Reasons for Endangerment

  According to my research little is known about freshwater clams. There are probably 38 species of freshwater clams in North America and about 17 species in Virginia. Scientists have not collected or studied them much. In Virginia, most species seem to live in sandy bottomed streams that flow over igneous rocks. There is so little known about them that it is uncertain if any of the species are endangered.

  There are 73 species of freshwater mussels in Virginia. Twenty-eight of those species are endangered and six species are threatened with extinction. There are some species of mussels that used to live in Virginia, but no longer can be found there. Those species include the acorn shell, narrow catspaw, round pigtoe, pink mucked, and the cumberland bean. These species can still be found in other states. Most mussels on the endangered or threatened species list come from the upper Tennessee river drainage in southwestern Virginia.

  About 30 species of freshwater mussels in Virginia are endangered. As with most endangered plants and animals, loss of habitat is what is threatening the mussels in Virginia. There are three main things that have affected their habitats. First, the stream habitat has changed. This is due mostly to channelization and dredging of streams. Second, there is a decrease in the water quality of Virginia's rivers and streams. This is caused by pollution, toxic spills, and sedimentation. Third, there is destruction of the riparian habitat. This is the habitat along the stream and river banks is destroyed. The mussels' habitats are changed by erosion and cutting of vegetation along the stream bank. The habitat of freshwater mussels in Virginia has been affected since the first settlers arrived. Then they began to clear the forest and started agriculture activities that adversely affect stream and river habitats.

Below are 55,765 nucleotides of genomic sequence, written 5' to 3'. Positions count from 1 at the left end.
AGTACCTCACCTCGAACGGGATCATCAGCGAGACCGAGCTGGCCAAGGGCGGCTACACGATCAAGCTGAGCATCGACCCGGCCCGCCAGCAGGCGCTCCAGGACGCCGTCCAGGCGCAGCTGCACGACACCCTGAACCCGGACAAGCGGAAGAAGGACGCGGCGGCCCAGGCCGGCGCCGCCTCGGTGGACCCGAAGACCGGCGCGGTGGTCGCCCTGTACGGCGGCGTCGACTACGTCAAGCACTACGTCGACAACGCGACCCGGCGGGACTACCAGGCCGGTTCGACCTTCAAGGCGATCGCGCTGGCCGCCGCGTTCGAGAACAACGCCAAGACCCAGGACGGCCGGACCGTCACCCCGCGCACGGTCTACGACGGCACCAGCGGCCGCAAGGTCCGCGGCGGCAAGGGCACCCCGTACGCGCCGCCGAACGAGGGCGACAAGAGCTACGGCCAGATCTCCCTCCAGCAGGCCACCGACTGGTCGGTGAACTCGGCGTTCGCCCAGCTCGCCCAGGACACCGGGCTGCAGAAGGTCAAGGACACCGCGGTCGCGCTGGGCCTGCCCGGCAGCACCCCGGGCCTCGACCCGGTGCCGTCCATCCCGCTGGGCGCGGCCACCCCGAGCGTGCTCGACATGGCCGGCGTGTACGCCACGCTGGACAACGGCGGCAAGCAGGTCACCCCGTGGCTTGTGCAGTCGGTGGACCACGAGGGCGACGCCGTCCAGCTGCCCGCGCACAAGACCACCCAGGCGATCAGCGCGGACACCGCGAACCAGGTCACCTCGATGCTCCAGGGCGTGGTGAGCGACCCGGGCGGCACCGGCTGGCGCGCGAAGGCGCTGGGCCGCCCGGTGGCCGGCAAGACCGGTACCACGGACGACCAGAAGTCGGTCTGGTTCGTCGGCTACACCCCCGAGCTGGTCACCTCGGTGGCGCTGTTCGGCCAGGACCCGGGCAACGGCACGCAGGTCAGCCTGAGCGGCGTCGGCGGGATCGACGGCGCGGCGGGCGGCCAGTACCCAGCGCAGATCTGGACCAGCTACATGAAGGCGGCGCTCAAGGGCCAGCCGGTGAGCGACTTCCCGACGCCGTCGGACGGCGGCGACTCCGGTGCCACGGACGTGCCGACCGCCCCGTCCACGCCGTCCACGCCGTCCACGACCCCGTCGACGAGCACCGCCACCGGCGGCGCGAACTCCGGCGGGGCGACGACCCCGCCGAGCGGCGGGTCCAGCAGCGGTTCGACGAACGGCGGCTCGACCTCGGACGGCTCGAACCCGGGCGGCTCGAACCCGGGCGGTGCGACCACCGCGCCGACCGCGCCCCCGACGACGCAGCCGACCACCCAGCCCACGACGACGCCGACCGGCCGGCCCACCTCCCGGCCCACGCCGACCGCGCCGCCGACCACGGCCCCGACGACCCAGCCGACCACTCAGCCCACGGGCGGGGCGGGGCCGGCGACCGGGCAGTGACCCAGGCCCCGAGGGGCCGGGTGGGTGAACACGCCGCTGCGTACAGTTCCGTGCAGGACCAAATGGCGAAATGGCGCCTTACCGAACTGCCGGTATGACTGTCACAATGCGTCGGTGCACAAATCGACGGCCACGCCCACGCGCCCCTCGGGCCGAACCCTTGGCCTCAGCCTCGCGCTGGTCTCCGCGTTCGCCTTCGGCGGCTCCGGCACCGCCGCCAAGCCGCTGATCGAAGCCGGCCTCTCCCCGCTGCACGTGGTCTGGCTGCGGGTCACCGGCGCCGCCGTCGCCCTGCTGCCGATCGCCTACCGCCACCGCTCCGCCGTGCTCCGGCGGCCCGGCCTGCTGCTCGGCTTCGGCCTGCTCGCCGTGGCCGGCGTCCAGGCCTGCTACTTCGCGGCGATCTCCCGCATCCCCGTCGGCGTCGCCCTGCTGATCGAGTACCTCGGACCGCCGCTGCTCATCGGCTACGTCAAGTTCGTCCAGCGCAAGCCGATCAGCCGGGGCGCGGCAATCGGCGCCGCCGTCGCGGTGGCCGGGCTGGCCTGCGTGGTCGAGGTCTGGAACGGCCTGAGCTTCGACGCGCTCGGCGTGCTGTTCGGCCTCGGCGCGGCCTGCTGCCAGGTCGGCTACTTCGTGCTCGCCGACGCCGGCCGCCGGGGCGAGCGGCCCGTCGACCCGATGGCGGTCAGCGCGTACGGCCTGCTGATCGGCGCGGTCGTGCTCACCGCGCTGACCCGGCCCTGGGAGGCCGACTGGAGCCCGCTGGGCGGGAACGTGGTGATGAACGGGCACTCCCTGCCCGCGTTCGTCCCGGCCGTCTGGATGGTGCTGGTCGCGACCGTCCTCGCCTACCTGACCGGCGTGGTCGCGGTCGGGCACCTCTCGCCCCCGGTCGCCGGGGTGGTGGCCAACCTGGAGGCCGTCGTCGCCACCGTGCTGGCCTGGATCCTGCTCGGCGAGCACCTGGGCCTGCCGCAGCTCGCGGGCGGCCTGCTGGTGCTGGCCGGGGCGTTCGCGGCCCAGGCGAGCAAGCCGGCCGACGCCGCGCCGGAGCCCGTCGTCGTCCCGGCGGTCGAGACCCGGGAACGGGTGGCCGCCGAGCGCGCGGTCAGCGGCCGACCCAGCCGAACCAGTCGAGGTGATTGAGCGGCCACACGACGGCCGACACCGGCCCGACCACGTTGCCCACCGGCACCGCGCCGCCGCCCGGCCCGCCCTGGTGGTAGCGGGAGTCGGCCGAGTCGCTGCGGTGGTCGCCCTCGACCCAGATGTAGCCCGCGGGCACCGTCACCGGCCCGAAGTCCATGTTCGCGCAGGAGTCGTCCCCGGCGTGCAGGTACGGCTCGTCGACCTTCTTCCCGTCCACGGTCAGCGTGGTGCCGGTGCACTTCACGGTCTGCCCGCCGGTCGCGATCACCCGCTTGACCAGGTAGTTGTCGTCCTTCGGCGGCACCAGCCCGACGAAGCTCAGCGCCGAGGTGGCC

Since freshwater mussels are attached to the bottom of the streams, this makes them immobile. When there habitat changes, they are unable to move to a better habitat like other species. This makes mussels especially vulnerable to these changes in their environment.

  Another threat to freshwater mussels in Virginia is the Asian clam. Over the last 10 years, it has been introduced in every major river system in Virginia. They are competing with the native freshwater clams and mussels for habitat survival. The Asian clam is now the dominant mollusk in many rivers. It is not known if the native mollusks will be able to coexist with this species.

Restoration Actions

  No information provided for this section.

What Was Learned

  My research shows that too little is being done to help these animals. The most important thing that is going on is that mussels and clams are being collected and identified. This will help scientists figure out how big the problem of mollusk endangerment is. It will also help them in the future try to save this important inhabitant of our streams and rivers.

Conclusions From Research

  No information provided for this section.
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© copyright 1997 Christiansburg Elementary
Last updated on March 7, 1998